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View this article on our website: Morgan Stanley May Shed 'Smith Barney' Name
Morgan Stanley May Shed 'Smith Barney' Name
Morgan Stanley is considering dropping the name “Smith Barney” from the marquee of its giant retail brokerage, people familiar with the matter tell Dow Jones Newswires.
Morgan Stanley Smith Barney recently asked clients to choose from six potential new names for the wirehouse. None of them include “Smith Barney,” the name of the legacy brokerage that became part of Morgan Stanley’s wealth management unit in June 2009 when Citigroup sold its rival a majority stake.
The possible new names include Morgan Stanley Advisors, Morgan Stanley Private Wealth Advisors, Morgan Stanley Global Wealth Advisors, Morgan Stanley Wealth Advisors, Morgan Stanley Wealth Management and Morgan Stanley Global Wealth Management. The “global wealth management” version was the name of the unit prior to the joint venture with Smith Barney.
A Morgan Stanley spokesman declines to comment on a potential name change but says the firm regularly surveys clients about its brand. He tells Dow Jones he “wouldn't read a whole lot into this.”
A spokeswoman for Citigroup declines to comment.
However, many of the joint venture’s financial advisors, as well as outsiders, are said to have expected an eventual rebranding of the brokerage, Dow Jones reports. They say a change would highlight Morgan Stanley’s anticipated move to full ownership of the wealth management business in about three years.
Morgan Stanley bought a controlling stake of 51% in the joint venture in 2009, leaving Citigroup with 49%, in a sale forced by the 2008 financial crisis. In May of 2012, Morgan Stanley retains the option of buying another 14% of the joint venture, to be followed by 15% in 2013 and 20% in 2014.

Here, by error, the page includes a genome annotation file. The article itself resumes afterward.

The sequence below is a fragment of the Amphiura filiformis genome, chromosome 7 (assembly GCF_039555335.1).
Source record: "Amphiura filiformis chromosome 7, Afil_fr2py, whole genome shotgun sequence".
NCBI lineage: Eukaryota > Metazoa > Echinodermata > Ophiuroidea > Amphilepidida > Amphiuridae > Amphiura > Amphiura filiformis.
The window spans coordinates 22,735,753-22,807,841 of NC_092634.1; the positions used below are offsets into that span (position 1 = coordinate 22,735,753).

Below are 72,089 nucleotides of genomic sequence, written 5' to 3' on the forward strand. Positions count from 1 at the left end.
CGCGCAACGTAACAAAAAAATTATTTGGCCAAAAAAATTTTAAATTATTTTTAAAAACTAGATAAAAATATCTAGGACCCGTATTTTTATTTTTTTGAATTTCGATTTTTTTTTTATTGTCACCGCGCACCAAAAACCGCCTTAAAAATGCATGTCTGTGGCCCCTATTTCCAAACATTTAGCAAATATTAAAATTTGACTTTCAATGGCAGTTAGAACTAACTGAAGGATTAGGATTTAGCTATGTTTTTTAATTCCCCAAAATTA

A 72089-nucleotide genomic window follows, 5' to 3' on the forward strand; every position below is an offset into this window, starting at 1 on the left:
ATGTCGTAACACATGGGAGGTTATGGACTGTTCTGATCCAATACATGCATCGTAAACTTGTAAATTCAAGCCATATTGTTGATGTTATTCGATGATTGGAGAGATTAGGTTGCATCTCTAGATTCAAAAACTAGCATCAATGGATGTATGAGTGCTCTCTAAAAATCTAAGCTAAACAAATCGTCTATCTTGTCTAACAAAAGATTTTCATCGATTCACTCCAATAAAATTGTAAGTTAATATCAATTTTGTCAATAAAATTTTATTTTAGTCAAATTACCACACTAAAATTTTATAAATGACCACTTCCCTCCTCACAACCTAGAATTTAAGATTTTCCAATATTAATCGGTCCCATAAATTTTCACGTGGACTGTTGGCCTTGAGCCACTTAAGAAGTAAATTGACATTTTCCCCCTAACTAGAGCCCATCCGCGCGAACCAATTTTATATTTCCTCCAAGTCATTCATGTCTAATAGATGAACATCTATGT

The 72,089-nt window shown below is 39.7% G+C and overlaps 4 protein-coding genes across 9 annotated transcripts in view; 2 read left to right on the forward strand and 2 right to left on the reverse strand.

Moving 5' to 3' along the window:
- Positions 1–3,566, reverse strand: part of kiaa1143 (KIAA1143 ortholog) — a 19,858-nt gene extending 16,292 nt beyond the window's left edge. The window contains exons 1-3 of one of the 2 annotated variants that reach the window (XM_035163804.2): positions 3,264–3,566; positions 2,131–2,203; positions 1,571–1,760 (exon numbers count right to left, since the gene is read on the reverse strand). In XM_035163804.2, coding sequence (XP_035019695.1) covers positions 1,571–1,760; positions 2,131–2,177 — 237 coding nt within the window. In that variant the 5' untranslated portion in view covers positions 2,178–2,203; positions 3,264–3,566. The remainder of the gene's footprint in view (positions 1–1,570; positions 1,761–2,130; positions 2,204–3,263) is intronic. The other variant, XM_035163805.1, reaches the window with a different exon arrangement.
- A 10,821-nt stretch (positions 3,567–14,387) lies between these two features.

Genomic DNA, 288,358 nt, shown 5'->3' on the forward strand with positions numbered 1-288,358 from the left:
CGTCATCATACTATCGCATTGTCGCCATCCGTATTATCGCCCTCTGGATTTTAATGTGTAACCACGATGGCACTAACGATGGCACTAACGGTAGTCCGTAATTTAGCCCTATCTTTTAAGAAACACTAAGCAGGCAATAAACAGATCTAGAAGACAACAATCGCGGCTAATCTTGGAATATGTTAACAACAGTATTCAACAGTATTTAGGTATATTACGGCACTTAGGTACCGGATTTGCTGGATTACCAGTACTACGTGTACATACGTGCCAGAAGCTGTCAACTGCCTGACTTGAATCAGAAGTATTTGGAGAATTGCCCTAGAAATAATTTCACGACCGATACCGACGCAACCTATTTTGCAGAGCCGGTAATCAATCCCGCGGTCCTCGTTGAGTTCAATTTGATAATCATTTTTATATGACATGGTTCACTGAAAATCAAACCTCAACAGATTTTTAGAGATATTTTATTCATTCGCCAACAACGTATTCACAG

Morgan Stanley CEO James Gorman said in November that the bank planned to act on its option to purchase the outstanding stake in Smith Barney, Dow Jones repots.
Aite Group research director Alois Pirker says it isn’t unusual for a brokerage to move to simplify its name following a merger or other change in control. However, he doesn’t believe “a year or two” is sufficient to “wipe away that memory.”
Pirker tells Dow Jones that he doesn’t expect a name change alone will cause legacy Smith Barney advisors to head for the exits. But it could stir a “psychological issue” for some, who may see it as the “tip of the iceberg” for more change if they were already thinking about moving to a competitor, Pirker said.
Indeed, a Morgan Stanley Smith Barney advisor working in the southeastern U.S. tells Dow Jones that a number of his Smith Barney legacy colleagues could consider a rebranding of the joint venture as the final blow to their former firm, wiping out hope that its legacy might continue.